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Nitrogen losses in runoff from three adjacent agricultural watersheds with claypan soils
- Udawatta, R.P., Motavalli, P.P., Garrett, H.E., Krstansky, J.J.
- Agriculture, ecosystems & environment 2006 v.117 no.1 pp. 39-48
- Zea mays, corn, Glycine max, soybeans, agricultural watersheds, agricultural runoff, nitrogen, losses from soil, claypan soils, nitrate nitrogen, land management, rain, nitrogen content, water quality, crop rotation, temporal variation, fallow, vegetation cover, Missouri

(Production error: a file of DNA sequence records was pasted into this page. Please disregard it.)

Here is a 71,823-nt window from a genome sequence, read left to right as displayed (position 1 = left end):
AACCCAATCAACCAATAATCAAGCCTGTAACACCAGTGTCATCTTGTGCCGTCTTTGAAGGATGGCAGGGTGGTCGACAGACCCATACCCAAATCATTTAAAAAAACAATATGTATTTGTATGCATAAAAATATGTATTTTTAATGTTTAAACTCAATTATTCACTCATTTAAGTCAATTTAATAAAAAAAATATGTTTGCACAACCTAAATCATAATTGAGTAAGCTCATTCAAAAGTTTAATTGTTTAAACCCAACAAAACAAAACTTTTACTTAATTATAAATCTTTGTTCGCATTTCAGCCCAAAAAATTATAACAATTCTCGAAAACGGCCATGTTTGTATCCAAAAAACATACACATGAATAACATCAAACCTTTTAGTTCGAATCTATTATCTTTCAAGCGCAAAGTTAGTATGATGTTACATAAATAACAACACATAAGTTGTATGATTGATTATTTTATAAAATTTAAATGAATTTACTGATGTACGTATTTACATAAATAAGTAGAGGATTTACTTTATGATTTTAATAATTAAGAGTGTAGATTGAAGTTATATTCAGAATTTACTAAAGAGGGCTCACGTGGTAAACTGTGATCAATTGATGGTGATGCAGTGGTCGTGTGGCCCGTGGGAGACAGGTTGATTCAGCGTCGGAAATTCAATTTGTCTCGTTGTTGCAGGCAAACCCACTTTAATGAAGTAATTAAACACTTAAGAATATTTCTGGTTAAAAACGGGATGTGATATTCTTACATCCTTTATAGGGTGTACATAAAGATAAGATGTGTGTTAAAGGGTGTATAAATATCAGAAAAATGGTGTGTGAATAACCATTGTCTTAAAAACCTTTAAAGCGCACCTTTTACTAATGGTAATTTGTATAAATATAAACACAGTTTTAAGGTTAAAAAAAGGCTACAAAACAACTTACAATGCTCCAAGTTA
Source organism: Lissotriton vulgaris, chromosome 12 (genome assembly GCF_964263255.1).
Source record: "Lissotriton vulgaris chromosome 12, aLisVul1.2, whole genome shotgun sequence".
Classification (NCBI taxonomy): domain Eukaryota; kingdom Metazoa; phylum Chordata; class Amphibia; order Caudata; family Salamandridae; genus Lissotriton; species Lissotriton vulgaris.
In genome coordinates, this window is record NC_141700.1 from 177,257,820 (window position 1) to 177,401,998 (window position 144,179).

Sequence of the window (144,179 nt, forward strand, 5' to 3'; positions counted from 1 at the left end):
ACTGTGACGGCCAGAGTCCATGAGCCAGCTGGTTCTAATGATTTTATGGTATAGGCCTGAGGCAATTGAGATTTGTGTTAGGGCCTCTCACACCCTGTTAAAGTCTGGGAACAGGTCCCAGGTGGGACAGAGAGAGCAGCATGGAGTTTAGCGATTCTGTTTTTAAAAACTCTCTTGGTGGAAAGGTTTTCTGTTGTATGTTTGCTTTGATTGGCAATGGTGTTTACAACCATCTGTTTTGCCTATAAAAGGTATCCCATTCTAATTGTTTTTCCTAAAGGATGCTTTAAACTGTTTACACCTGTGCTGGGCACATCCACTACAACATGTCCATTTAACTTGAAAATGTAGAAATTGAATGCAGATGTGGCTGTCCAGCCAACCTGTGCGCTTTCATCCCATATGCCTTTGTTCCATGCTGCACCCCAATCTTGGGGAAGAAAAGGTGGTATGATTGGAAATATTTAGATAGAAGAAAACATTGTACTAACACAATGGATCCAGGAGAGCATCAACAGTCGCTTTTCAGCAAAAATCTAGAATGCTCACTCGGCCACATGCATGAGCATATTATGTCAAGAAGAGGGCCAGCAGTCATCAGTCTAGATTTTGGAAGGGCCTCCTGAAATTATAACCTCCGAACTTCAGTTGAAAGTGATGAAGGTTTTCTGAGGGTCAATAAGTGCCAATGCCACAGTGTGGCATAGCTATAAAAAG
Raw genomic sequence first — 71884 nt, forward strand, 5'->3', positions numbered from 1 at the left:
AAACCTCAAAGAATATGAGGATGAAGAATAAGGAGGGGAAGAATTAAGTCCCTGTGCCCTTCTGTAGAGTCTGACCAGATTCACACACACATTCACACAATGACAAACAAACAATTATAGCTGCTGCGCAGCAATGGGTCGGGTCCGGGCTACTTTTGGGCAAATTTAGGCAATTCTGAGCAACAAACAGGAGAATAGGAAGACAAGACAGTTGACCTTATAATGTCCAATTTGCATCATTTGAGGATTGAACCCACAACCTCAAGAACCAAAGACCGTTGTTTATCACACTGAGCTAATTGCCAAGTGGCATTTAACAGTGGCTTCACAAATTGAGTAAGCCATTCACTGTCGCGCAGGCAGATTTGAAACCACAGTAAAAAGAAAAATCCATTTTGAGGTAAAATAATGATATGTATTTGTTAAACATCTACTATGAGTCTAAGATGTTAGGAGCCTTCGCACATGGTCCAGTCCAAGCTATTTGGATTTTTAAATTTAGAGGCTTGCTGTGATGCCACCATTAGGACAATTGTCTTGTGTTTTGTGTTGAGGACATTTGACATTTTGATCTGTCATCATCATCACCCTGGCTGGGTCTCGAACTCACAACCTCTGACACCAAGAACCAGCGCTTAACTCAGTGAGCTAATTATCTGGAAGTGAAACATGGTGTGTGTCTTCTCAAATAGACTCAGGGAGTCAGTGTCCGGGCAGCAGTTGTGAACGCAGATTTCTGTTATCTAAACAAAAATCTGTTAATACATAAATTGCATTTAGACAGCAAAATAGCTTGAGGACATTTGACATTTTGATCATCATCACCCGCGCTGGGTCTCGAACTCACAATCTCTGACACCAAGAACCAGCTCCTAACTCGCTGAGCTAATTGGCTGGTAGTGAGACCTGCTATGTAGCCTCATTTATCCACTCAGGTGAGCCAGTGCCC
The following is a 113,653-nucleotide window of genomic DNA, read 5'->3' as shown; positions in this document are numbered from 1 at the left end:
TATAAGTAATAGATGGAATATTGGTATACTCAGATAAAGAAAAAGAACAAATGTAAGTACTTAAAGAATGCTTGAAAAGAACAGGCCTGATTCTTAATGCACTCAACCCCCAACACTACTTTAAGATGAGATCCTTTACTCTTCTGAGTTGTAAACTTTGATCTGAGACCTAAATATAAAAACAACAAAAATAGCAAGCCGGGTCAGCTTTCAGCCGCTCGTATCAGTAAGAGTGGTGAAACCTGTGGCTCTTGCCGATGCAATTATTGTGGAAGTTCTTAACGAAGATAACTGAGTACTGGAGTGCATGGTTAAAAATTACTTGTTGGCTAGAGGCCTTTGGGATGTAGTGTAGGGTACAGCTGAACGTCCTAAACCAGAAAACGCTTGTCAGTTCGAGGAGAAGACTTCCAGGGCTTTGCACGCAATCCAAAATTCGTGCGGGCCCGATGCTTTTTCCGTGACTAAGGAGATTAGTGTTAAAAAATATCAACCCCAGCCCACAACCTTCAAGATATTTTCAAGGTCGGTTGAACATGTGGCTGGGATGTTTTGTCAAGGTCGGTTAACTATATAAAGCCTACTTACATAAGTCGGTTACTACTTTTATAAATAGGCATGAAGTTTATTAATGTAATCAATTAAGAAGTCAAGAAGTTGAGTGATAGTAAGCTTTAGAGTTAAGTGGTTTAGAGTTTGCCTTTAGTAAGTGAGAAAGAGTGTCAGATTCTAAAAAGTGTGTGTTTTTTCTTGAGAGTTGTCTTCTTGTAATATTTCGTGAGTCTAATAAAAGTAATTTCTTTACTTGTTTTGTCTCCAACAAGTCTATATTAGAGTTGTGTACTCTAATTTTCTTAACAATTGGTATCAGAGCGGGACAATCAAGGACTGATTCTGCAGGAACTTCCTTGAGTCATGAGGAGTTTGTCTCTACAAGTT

- Despite improvements in the use of soil conservation practices, crop rotation and managed fertilizer applications, large losses of nitrogen (N) in runoff continue to occur from row-cropped watersheds. Increasing requirements for implementing water quality standards in the United States, has increased pressure for the development of research-based guidelines to reduce N losses from agricultural runoff. The objectives of this study were to examine the effects of management, watershed characteristics, and precipitation on TN and nitrate-N (NO3--N) loss over time by comparing losses on three adjacent watersheds with claypan soils. The three adjacent north-facing, corn-soybean rotational watersheds in northeastern Missouri were instrumented with H-flumes, water samplers, and flow-monitoring devices in 1991. Runoff samples from each individual rainfall event between 1991 and 1997 were analyzed for TN and NO3--N concentrations. The 7-year mean annual TN losses on the three watersheds ranged from 13 to 19 kg ha-1 with a mean of 16 kg ha-1. Nitrate-N losses ranged from 8 to 14 kg ha-1 with a mean of 11 kg ha-1. During the study, 67% of the TN was lost as NO3--N with a range from 22% in 1997 to 76% in 1996. The mean annual TN losses for corn and soybean years during the study were 30.7 and 5.7 kg ha-1, respectively. Significantly higher loss (57%) of N from watersheds occurred during the period between fall harvest and spring planting when crops were not present (referred to as the “fallow” period in this paper; 86.8 kg ha-1) compared to N losses during the cropping period (64.5 kg ha-1). In 1994, 96% of the annual TN loss and 98% of the annual NO3--N loss occurred during the fallow period. In contrast, the lowest fallow period losses of TN (19%) and NO3--N (14%) occurred in 1993. The watershed-mean TN and NO3--N losses in 1993 alone accounted for 44 and 46% of the total losses observed over the 7-year period because during that year the study area received 142% of the normal precipitation. When the study area received 51% of the annual precipitation before planting in 1996, the TN and NO3--N losses accounted for 34 and 38% of the 7-year loss, respectively. Nitrogen fertilizer that was applied in 1993 and 1996 may also have contributed to the observed large losses. The results of this study suggest that the maintenance of a suitable vegetative cover throughout the year could reduce runoff and lower TN and NO3--N loss from agricultural watersheds under a corn-soybean rotation.